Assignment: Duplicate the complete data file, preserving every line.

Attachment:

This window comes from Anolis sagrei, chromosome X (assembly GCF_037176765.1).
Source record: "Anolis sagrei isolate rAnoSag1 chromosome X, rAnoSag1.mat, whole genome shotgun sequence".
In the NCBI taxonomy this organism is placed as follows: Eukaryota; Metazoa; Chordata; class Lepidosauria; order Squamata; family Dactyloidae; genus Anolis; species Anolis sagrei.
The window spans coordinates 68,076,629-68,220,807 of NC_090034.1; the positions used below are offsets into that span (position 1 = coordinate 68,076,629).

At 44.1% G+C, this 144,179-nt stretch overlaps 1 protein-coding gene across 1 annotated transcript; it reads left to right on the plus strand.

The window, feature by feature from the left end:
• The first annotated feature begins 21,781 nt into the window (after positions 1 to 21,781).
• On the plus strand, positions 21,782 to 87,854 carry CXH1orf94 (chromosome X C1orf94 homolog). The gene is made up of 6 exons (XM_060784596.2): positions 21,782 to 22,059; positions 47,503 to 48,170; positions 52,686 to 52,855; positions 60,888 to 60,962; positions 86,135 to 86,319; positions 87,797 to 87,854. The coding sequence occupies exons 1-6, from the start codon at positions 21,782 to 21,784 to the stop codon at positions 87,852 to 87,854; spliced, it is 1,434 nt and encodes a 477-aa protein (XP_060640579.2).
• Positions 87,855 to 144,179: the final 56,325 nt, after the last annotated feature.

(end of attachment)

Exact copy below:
This window comes from Anolis sagrei, chromosome X (assembly GCF_037176765.1).
Source record: "Anolis sagrei isolate rAnoSag1 chromosome X, rAnoSag1.mat, whole genome shotgun sequence".
In the NCBI taxonomy this organism is placed as follows: Eukaryota; Metazoa; Chordata; class Lepidosauria; order Squamata; family Dactyloidae; genus Anolis; species Anolis sagrei.
The window spans coordinates 68,076,629-68,220,807 of NC_090034.1; the positions used below are offsets into that span (position 1 = coordinate 68,076,629).

At 44.1% G+C, this 144,179-nt stretch overlaps 1 protein-coding gene across 1 annotated transcript; it reads left to right on the plus strand.

The window, feature by feature from the left end:
• The first annotated feature begins 21,781 nt into the window (after positions 1 to 21,781).
• On the plus strand, positions 21,782 to 87,854 carry CXH1orf94 (chromosome X C1orf94 homolog). The gene is made up of 6 exons (XM_060784596.2): positions 21,782 to 22,059; positions 47,503 to 48,170; positions 52,686 to 52,855; positions 60,888 to 60,962; positions 86,135 to 86,319; positions 87,797 to 87,854. The coding sequence occupies exons 1-6, from the start codon at positions 21,782 to 21,784 to the stop codon at positions 87,852 to 87,854; spliced, it is 1,434 nt and encodes a 477-aa protein (XP_060640579.2).
• Positions 87,855 to 144,179: the final 56,325 nt, after the last annotated feature.